Here's a review of mine that ran in The Sacramento Bee's Food&Wine section today (Dec. 3, 2008):
Mod Mex? New York City? Don't get a rope, get a fork
By Lori Korleski Richardson
Pace, the San Antonio maker of salsas in a jar, got a big laugh with a commercial that had the cook admitting the salsa he served at the chuck wagon was from New York. "Nyoo York CITY!?" cried cowboys in disbelief, as one darkly intoned, "Get the rope."
For years, one could get almost any kind of food in New York except good Mexican food. So hopes were not high when I picked up "Mod Mex: Cooking Vibrant Fiesta Flavors at Home" (Andrews McMeel Publishing, $24.95, 224 pages) by Scott Linquist, chef of Dos Caminos Mexican Kitchen, and cookbook author Joanna Pruess. What could a New Yorker possibly impart to us folks, so much closer to Mexico, with Spanish culture all around us?
Plenty, as it turns out. Linquist lived as a child in the heavily Latino city of Covina, near L.A., and grew up making tacos from scratch and "mashing refried beans that weren't from a can."
After graduating from culinary school, he developed what he called Mod Mex, using the traditional techniques of Mexican cooks adapted "to appeal to a generation of food-savvy diners."
The book includes a nice glossary of Mexican food terms, a source list for more unusual items, a list of metric conversions for both dry and wet ingredients, and color photographs by Shimon and Tammar Rothstein that at once look totally authentic and would inspire any cook, regardless of experience.
Published: Wednesday, Dec. 03, 2008 | Page 4D
Recipe: Ensalada noche buena (Christmas Eve salad)
Prep time: 10 minutes / Cook time: 45 minutes / Serves 4 to 6
Adapted from "Mod Mex" (Andrews McMeel Publishing, $24.95, 224 pages) by Scott Linquist. Note: The prep and cook times overlap but does not include cooling time.
2 medium-size red beets, trimmed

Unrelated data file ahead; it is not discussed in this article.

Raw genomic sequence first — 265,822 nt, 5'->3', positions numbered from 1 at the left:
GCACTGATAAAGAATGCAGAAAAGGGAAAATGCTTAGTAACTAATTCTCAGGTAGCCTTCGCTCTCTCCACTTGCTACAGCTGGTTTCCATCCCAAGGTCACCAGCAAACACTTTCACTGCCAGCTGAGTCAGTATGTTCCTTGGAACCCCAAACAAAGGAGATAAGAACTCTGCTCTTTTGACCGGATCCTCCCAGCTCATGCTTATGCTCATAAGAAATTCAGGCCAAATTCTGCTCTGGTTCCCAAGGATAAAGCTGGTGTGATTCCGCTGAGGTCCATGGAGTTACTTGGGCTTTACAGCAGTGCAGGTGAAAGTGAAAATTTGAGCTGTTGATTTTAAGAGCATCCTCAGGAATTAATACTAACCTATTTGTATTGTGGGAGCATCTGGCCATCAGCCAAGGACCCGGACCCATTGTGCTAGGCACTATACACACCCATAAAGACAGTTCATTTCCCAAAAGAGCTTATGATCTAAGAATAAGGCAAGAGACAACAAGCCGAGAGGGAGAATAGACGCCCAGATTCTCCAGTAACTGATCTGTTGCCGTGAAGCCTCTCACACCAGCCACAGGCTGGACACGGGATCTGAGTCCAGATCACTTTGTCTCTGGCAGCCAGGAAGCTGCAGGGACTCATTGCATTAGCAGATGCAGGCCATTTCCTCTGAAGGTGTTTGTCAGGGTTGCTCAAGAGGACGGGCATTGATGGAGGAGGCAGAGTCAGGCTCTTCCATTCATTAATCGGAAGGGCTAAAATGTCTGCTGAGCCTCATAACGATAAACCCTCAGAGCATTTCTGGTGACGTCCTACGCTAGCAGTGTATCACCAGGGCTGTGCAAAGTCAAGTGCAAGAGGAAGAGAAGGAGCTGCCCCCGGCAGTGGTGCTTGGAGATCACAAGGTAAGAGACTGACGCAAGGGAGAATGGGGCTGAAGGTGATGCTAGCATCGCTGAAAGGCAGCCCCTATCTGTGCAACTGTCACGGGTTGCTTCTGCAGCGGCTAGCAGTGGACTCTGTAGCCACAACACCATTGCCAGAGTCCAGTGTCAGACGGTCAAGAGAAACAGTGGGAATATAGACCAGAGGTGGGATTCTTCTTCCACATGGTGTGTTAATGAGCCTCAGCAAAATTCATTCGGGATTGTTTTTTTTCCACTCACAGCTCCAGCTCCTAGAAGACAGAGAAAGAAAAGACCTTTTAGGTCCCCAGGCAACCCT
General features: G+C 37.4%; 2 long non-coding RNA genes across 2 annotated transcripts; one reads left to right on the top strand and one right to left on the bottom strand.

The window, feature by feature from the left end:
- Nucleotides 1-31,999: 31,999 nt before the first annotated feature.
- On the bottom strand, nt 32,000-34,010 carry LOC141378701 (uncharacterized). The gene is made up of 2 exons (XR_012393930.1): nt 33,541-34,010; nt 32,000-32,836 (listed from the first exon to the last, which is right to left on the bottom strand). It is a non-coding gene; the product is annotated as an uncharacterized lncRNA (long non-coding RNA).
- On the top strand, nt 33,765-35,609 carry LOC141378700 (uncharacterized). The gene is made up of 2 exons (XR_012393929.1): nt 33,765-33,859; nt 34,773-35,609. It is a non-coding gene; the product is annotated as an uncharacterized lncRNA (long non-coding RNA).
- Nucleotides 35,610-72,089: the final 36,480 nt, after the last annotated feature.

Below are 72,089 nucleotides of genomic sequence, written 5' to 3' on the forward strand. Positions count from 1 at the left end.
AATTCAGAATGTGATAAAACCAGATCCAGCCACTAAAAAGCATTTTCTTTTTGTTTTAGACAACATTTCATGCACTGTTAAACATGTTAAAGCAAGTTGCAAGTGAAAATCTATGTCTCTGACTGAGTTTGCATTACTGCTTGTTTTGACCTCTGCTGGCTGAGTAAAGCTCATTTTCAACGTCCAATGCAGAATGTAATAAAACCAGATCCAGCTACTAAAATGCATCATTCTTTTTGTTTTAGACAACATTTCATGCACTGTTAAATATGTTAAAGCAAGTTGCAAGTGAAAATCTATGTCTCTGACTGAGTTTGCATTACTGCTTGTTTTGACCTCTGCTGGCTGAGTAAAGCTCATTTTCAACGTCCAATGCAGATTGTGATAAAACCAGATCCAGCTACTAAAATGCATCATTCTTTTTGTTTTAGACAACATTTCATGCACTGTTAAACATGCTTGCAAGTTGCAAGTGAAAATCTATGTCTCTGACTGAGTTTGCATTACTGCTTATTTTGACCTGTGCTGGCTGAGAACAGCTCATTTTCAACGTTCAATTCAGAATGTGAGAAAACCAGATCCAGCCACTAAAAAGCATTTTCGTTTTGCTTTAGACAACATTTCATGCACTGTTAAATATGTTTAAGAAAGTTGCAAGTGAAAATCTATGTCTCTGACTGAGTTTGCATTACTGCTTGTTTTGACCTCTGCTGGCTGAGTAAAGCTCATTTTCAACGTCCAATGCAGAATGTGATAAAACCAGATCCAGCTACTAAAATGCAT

½ cup golden raisins
½ cup pine nuts
6 cups baby lettuces, watercress or arugula, or a mixture of all three
1 small (about 1 pound) jicama, peeled and cut into thin strips
2 Valencia or navel oranges, peeled and cut into segments
¼ cup red wine vinegar
¼ cup fresh orange juice
2 tablespoons freshly squeezed lime juice
1 tablespoon Dijon mustard
2 tablespoons honey
1 jalapeño, seeded and minced
½ cup olive oil
Kosher salt and freshly ground black pepper
Seeds from 1 pomegranate (about ½ cup)
½ cup coarsely chopped fresh cilantro leaves
4 ounces goat cheese or queso fresco, crumbled (about 1 cup), optional
Preheat oven to 375 degrees. Wrap each beet in a piece of aluminum foil and place on a baking sheet. Roast the beets until very tender when pierced with the tip of a knife, 40-45 minutes. Remove the pan from the oven, let the beets cool completely, unwrap, then use a clean, old towel to rub off the skins. Cut beets into thin strips.
While the beets are cooking, cover the raisins with hot water in a small bowl and let them stand for about 10 minutes until plumped, and brown the pine nuts in a skillet over medium-high heat until golden brown, shaking the pan often so they don't burn.
In a large bowl, combine the lettuce with the beets, drained raisins, jicama and orange segments and toss gently.
Make the vinaigrette: In a small bowl, whisk together the vinegar, juices, mustard, honey and jalapeño. Add the olive oil, salt and pepper, and whisk until emulsified. Immediately pour about half the vinaigrette over the salad and toss gently.
Arrange the salad on individual plates and top with the pine nuts, pomegranate seeds, cilantro and cheese. Serve immediately; pass the remaining dressing for those who desire more.